As the sun creaks over the horizon Saturday morning, scattered gun reports will echo through the hills and valleys of rural Missouri, trumpeting the opening of firearms deer season.
Quest for the buck
The morning light will find thousands of orange-clad hunters stationed in tree stands and lonely forest hollows, patient and shivering with rifles cold as ice. Many will be in the pursuit of giant bucks.
With the dawn of the firearms deer season in Boone and 28 other counties across Missouri, however, comes a new rule hunters will be required to observe that encourages them to take more does. But the question remains whether the regulation will sway buck-centric hunters, even with the promise of more big bucks in the long run.
The pursuit of the buck with a majestic antler rack is central to deer-hunting culture. Joe Toepel, a Montgomery County hunter who was browsing the selection of rifles Thursday at Columbia’s Powder Horn Guns & Sporting Goods in Columbia, said many hunters share that goal.
“A lot of hunters want a big rack to put on their wall,” Toepel said.
Images of trophy bucks adorn all sorts of hunting gear and crowd the pages of hunting magazines. In the latest issues of Deer Hunter, Whitetail and Missouri Game & Fish, photographs of bucks outnumbered those of does 35 to one.
Columbia taxidermist David Megahan said he generally mounts 100 bucks for every doe a hunter brings.
“If a guy has a really nice buck on the wall already, he might want to get a doe mounted because they make a nice pair,” Megahan said.
Taking a large buck is about more than the kill and the food it provides; it’s a story, a trophy and a bragging right.
But the desire to kill big bucks also dates back to humans’ earliest ancestors, who hunted and gathered their food and scrawled images of bison and antlered deer and elk on rock surfaces.
“With a buck it’s almost a mystical, evolutionary thing,” said Lonnie Hansen, a research scientist with the Missouri Department of Conservation in Columbia. “Even our early ancestors were fascinated with the antlered animals.”
Still, the practice of favoring bucks over does has caused Missouri’s deer population to shift. Right now, does make upabout 60 percent of Missouri’s deer herd.
“You put a buck and a doe in front of a hunter, and he or she is more likely to shoot the antlered deer,” Hansen said.
Gunning for the does
In an attempt to even out the population, the department this year will restrict hunters to killing only those bucks with at least four points on one side of their racks. Hunters are limited to one such buck apiece. They can also buy bonus antlerless-only permits that allow them to kill does or young button bucks, deer with indistinguishable antlers that might not be visible to the hunter.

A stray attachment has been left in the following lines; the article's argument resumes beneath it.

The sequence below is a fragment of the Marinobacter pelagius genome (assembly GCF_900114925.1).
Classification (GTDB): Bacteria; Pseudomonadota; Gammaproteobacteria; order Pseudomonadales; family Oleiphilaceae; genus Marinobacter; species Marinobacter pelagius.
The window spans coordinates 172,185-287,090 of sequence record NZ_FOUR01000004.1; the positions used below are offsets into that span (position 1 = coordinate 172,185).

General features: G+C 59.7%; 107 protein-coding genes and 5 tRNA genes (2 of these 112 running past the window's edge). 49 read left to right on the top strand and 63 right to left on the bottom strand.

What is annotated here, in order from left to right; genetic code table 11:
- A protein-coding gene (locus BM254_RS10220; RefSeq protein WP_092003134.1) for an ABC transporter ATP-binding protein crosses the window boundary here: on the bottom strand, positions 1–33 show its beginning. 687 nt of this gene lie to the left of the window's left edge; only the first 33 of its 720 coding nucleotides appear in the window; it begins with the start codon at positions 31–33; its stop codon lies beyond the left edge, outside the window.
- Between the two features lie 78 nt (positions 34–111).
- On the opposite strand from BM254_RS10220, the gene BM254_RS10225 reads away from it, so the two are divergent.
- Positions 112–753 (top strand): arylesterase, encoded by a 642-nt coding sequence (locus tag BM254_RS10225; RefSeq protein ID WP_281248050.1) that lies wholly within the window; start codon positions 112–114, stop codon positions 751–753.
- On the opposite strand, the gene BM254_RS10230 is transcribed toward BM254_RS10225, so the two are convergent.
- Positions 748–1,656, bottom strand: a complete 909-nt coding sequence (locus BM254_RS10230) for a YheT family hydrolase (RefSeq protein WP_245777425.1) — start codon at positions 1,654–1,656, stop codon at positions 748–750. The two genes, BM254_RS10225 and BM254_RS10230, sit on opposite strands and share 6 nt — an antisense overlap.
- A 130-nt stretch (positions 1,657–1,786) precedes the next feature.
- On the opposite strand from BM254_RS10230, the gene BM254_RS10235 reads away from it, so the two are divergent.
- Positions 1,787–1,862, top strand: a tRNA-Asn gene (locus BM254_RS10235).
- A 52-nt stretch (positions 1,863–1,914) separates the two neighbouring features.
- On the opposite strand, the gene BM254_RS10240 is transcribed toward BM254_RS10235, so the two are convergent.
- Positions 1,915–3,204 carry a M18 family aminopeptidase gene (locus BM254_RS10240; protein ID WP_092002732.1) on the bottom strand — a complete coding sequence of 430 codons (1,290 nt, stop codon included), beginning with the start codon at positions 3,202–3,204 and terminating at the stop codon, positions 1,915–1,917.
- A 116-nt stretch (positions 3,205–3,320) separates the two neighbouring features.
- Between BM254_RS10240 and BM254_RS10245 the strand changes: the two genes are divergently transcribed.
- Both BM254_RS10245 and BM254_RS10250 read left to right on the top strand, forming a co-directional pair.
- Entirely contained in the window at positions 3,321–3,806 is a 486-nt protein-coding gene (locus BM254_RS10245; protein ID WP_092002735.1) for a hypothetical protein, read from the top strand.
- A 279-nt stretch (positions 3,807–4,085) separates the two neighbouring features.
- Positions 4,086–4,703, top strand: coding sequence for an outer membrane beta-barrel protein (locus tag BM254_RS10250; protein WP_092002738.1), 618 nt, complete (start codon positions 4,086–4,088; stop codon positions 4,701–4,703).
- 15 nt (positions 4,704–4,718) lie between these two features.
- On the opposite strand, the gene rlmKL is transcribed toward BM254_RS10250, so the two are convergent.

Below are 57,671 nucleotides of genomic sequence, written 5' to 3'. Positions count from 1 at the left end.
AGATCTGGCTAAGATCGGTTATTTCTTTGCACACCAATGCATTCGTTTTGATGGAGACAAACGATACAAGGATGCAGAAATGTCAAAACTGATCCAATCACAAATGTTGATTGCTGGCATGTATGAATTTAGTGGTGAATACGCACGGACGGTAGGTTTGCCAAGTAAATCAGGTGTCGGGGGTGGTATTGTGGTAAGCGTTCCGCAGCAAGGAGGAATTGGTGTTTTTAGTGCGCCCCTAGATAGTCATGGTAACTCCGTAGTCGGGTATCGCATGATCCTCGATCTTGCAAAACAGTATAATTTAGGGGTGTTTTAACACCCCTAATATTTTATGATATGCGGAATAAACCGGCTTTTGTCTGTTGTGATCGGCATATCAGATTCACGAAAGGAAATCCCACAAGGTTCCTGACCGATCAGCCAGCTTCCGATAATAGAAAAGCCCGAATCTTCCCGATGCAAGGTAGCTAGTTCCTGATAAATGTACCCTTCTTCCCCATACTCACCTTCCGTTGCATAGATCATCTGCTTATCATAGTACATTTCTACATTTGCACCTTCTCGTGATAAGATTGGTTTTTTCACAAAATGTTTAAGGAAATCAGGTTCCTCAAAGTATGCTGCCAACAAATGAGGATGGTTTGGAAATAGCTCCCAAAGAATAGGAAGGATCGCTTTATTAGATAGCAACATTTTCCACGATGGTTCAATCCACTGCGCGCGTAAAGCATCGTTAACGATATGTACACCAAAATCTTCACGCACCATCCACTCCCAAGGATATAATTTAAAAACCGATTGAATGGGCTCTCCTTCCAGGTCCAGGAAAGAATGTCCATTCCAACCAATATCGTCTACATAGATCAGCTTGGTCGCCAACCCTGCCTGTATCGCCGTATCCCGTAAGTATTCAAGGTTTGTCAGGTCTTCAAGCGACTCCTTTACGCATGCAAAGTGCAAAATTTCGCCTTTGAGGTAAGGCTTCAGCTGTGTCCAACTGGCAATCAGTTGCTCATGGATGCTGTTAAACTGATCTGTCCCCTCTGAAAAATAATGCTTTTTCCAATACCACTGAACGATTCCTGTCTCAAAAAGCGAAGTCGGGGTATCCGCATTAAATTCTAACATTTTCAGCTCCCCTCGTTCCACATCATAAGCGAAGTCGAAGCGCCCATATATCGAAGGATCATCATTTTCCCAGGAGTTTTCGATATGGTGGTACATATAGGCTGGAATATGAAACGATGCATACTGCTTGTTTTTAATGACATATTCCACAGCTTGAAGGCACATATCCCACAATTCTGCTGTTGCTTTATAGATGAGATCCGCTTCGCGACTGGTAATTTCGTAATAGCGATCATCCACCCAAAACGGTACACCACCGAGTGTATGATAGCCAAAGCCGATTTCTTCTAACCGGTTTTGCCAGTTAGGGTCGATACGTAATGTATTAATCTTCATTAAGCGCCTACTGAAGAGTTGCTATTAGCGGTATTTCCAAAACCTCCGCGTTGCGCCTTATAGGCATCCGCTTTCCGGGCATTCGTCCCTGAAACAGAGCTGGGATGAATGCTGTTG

The goal is to balance the numbers of bucks and does. But the allure of the big buck can make shooting does a tough sell.
And some older hunters remain wary of killing does because they remember decades ago when female deer were protected so Missouri’s small herd could grow, Powderhorn owner Lee Brandkamp said.
To help the cause, the Conservation Department in most areas of the state has offered unlimited numbers of licenses for does for a few years. It has also begun special youth hunting seasons and, this year, it held a four-day urban deer-hunting season in October.
Last winter, the Conservation Department invited hunters to a series of public meetings to help develop new strategies for thinning the herd. Of the 2,900 hunters who attended, 51 percent favored the antler-point restriction.
Hansen said hunters who kill does can feel good about controlling the herd. Plus, after a few years of sparing younger bucks, they’ll notice an increase in the number of trophy bucks.
Doe hunters also end up with better-tasting venison, said Tim Schwennesen of Tune’s Locker Plant in Centralia. “A doe is more tender and has a little better flavor,” he said
Schwennesen said bucks have harder, more muscular meat, and does have a layer of fat that enhances flavor.
Columbian Doug Wallace, shopping at Powder Horn on Thursday, said expanding the youth season, which now lasts only two days, would help cut the doe population because younger hunters are less picky about what they shoot.
“I’ve got a son who’d shoot 50 does if they’d let him,” Wallace said.